Pity James Keyes. The Blockbuster chairman and CEO has been battling rumors of the struggling movie rental chain's impending bankruptcy since he took control of the company three years ago.
And the bad news keeps piling up. Struggling under the weight of some $975 million in debt, more than 1,000 underperforming stores have been shuttered over the past year.
Keyes, who previously was head of convenience store chain 7-Eleven, insists things aren't as bleak as the picture the media is painting.
He points out that the chain is transitioning into other distribution platforms by expanding its video-on-demand options, offering movie rentals on cellphones and breaking into the kiosk business long dominated by rival Redbox.
Further, he argues that the good relationships Blockbuster maintains with studios and the attractive price points it offers on DVD sales and rentals will be critical to its survival.
Giving credence to Blockbuster's status as Hollywood's preferred brand, Sony and 20th Century Fox announced on Wednesday that they would allow the chain to rent its movies the same day they go on sale.
Along with a similar pact with Warner Bros., this gives the chain a 28-day leg up on Redbox and Netflix in offering new releases such as "Avatar" and "The Blind Side."
Is this the longest funeral in history?
No, not at all. It's been an interesting experience to see this momentum build. There's been a lot of negative momentum built around the perception that Blockbuster is a video store, and as such is symbolic of a channel that is in severe decline. That's frustrating because we've spent the last several years building this brand into a multichannel provider of entertainment. In terms of our plans to compete in the digital space, we have nowhere to go but up.
What does the deal with Sony and Fox signal about your relationship with studios?
The deals with these two studios, in addition to the one we previously announced with Warner, happened because of what we offer studios. What's been missed in the focus on Netflix and Redbox is that these are single-channel services, and they're not consistent with the studios' goals.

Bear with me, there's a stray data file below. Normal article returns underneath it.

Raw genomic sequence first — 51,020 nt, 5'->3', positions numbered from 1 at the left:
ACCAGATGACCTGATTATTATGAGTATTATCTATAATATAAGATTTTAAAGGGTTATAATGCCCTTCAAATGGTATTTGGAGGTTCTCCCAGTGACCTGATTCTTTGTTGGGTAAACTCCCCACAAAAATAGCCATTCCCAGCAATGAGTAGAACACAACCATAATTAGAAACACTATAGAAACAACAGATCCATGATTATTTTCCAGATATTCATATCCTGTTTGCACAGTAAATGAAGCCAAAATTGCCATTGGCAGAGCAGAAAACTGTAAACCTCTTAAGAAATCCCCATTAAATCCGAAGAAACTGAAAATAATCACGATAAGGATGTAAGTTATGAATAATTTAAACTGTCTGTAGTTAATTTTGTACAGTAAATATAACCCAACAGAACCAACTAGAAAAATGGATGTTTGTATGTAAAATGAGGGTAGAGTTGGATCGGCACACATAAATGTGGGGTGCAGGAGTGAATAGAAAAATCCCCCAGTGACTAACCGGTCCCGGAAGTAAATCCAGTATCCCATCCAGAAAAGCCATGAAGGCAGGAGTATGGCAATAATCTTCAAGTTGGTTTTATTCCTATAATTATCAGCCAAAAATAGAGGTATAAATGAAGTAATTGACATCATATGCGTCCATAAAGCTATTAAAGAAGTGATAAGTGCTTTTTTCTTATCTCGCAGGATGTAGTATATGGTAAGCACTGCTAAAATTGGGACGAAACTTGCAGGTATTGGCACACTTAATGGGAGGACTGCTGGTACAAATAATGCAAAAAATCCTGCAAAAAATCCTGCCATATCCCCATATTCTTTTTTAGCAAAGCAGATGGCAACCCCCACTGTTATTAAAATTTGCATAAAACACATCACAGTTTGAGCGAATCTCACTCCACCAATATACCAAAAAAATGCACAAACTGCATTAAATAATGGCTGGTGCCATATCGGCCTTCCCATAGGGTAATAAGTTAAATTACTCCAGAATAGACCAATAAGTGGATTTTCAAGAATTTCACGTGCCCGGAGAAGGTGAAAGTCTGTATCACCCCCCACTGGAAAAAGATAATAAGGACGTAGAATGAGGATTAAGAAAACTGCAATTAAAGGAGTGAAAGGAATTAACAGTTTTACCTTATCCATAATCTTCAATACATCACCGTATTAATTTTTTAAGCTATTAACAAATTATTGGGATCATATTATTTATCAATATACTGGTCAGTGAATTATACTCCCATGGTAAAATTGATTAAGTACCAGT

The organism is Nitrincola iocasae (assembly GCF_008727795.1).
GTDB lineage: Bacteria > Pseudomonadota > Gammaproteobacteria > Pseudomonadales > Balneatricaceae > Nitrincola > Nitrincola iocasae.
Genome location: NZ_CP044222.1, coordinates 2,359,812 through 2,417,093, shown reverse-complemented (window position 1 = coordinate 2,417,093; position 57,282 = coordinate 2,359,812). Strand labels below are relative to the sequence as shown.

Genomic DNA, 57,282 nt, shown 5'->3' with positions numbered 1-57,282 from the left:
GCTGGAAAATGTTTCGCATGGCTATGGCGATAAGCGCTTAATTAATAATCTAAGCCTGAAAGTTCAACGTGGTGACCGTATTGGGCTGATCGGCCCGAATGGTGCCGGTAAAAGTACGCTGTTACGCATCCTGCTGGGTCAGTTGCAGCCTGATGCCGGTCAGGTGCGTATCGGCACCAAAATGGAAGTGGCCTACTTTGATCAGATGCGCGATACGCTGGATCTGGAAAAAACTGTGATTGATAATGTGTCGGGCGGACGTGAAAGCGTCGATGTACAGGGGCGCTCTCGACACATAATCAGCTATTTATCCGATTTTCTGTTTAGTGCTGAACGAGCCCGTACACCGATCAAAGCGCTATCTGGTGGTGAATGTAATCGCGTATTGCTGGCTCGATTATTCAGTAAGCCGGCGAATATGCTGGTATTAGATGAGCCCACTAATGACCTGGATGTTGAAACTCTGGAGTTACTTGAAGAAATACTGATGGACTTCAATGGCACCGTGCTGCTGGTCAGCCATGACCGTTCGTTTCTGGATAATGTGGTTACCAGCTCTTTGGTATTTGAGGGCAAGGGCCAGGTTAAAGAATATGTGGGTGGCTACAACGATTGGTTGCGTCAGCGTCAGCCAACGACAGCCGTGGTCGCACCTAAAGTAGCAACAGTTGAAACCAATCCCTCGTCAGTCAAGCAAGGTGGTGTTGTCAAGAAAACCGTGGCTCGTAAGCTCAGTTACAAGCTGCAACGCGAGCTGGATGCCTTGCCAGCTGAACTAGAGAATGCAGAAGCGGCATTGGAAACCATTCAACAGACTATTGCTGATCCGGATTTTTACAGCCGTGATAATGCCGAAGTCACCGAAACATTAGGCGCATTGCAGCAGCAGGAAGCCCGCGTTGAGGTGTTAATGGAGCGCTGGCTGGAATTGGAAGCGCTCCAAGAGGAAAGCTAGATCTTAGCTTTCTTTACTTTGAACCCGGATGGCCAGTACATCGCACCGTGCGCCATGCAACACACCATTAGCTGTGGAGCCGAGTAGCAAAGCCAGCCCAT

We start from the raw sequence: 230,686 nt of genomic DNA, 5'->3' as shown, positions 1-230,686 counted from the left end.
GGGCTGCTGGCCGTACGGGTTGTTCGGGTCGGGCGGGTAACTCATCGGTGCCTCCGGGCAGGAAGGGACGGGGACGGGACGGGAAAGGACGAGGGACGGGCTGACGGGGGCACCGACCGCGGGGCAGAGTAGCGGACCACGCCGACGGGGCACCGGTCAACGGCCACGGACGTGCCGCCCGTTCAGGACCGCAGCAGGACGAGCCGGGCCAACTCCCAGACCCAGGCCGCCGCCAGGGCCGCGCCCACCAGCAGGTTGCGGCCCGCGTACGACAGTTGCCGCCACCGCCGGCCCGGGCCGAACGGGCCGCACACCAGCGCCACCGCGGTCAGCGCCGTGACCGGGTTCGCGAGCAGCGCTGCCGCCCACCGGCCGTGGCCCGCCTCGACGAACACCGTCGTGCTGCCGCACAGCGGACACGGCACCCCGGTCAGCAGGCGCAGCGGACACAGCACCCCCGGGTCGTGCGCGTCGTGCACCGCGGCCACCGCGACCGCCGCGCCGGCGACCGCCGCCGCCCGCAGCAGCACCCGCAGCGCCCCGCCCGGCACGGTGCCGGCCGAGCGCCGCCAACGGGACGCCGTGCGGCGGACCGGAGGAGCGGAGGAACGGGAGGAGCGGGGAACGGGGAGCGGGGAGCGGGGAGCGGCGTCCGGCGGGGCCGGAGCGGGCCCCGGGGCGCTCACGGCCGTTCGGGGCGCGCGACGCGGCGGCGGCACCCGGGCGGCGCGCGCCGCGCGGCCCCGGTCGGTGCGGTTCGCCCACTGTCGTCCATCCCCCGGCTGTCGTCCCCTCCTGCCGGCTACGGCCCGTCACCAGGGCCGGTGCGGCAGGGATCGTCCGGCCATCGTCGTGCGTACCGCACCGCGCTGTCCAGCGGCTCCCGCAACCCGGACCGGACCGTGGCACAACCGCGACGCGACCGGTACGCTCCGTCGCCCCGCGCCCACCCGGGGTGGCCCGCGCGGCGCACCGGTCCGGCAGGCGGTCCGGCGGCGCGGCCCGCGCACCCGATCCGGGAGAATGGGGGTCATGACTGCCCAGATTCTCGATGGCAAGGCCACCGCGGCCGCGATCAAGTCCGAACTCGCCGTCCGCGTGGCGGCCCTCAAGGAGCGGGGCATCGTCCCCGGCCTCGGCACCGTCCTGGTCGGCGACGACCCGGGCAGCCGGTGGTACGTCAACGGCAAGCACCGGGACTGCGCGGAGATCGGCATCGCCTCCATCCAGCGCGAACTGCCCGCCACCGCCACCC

Because of the subscription nature of the business, making 400 million copies of "Avatar" available in bulk doesn't make sense for studios because they're losing money on each transaction. It's like offering an all-you-can-eat buffet when you have the best steak available.
We provide a special link in the distribution chain of home entertainment by introducing our customers to hundreds of movies that aren't box office hits or never find their way to theaters, in addition to movies like "Precious" or "Avatar."
Through our new program Blockbuster Premieres, we're partnering with producers to launch new movies that are really good but may not have had a theatrical release. We're allowing them to share that wall space in our Blockbuster stores.
That's leveraging our strength, and that's good for studios because we are introducing customers to high-quality films.
Do you think that Blockbuster has been slow to respond to changes in the industry?
We don't intend to be on the cutting edge because we don't think it's necessary. We're following the economics, but there's a perception that we are falling behind. If you get ahead of customers, it can be a costly proposition. Look at MovieBeam. That was a terrific company, but where are they now? We are partnering with companies and letting them shoulder the cost of developing technologies.
Is the Blockbuster brand its most valuable asset?
That's the key. We have the broadest base of customers worldwide. Everyone talks about Netflix's 12 million customers, but they rarely talk about Blockbuster's 50 million.